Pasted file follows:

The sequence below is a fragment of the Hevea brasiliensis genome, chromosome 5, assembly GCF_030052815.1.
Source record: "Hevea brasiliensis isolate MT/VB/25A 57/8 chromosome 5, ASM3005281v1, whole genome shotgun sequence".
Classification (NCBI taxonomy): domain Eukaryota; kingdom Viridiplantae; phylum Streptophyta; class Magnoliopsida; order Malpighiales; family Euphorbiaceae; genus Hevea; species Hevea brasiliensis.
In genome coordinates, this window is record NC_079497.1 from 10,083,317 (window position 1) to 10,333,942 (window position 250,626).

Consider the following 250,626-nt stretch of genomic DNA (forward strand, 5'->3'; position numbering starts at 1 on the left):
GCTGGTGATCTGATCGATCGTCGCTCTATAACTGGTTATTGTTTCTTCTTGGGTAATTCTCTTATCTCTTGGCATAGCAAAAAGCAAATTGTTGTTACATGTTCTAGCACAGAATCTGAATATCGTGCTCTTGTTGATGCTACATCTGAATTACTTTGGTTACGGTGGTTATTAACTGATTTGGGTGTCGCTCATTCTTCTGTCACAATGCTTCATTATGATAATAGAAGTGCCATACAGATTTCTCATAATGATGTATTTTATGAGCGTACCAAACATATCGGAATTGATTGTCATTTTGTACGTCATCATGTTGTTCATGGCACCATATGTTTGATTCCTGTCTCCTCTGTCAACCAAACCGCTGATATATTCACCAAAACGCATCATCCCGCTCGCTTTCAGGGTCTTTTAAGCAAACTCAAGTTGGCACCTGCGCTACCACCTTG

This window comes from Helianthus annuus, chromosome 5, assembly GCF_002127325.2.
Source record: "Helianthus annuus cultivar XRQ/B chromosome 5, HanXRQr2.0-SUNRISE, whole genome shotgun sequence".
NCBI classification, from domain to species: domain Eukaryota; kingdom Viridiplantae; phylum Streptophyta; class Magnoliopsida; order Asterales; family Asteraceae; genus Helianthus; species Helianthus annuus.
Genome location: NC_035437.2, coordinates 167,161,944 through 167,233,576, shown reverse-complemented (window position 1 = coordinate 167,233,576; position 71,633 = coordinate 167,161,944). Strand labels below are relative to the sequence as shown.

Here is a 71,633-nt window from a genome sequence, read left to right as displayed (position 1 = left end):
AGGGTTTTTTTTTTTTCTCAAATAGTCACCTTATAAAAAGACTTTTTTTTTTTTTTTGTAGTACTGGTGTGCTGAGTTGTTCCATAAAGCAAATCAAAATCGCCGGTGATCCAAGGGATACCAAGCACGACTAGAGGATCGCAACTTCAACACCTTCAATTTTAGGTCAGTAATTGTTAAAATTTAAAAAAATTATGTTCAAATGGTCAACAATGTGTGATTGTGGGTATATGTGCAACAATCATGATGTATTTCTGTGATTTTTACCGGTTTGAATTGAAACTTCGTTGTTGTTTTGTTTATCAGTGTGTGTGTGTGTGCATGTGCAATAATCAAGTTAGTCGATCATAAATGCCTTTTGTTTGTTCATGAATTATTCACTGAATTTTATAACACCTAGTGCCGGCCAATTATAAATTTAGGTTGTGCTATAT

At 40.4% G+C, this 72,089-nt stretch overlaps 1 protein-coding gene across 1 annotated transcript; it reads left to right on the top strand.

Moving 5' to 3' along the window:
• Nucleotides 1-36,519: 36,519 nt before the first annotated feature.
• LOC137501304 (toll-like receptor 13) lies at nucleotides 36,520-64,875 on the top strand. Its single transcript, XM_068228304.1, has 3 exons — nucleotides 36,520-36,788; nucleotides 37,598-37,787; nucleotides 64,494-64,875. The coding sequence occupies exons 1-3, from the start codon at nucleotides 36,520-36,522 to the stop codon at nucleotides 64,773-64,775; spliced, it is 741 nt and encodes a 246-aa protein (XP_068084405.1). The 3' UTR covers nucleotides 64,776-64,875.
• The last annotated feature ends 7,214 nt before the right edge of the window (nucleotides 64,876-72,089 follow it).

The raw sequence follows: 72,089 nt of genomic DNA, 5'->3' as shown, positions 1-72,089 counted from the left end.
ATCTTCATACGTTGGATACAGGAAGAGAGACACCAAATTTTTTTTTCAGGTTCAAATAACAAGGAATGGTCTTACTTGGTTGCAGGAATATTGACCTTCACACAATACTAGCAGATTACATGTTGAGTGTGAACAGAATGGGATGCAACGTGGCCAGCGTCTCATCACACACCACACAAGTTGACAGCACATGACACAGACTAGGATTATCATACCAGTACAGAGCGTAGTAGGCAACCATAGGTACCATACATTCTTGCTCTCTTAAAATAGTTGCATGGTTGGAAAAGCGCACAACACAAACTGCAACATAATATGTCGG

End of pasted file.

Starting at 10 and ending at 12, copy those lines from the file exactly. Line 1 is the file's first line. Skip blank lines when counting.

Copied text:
Genome location: NC_035437.2, coordinates 167,161,944 through 167,233,576, shown reverse-complemented (window position 1 = coordinate 167,233,576; position 71,633 = coordinate 167,161,944). Strand labels below are relative to the sequence as shown.

Here is a 71,633-nt window from a genome sequence, read left to right as displayed (position 1 = left end):
AGGGTTTTTTTTTTTTCTCAAATAGTCACCTTATAAAAAGACTTTTTTTTTTTTTTTGTAGTACTGGTGTGCTGAGTTGTTCCATAAAGCAAATCAAAATCGCCGGTGATCCAAGGGATACCAAGCACGACTAGAGGATCGCAACTTCAACACCTTCAATTTTAGGTCAGTAATTGTTAAAATTTAAAAAAATTATGTTCAAATGGTCAACAATGTGTGATTGTGGGTATATGTGCAACAATCATGATGTATTTCTGTGATTTTTACCGGTTTGAATTGAAACTTCGTTGTTGTTTTGTTTATCAGTGTGTGTGTGTGTGCATGTGCAATAATCAAGTTAGTCGATCATAAATGCCTTTTGTTTGTTCATGAATTATTCACTGAATTTTATAACACCTAGTGCCGGCCAATTATAAATTTAGGTTGTGCTATAT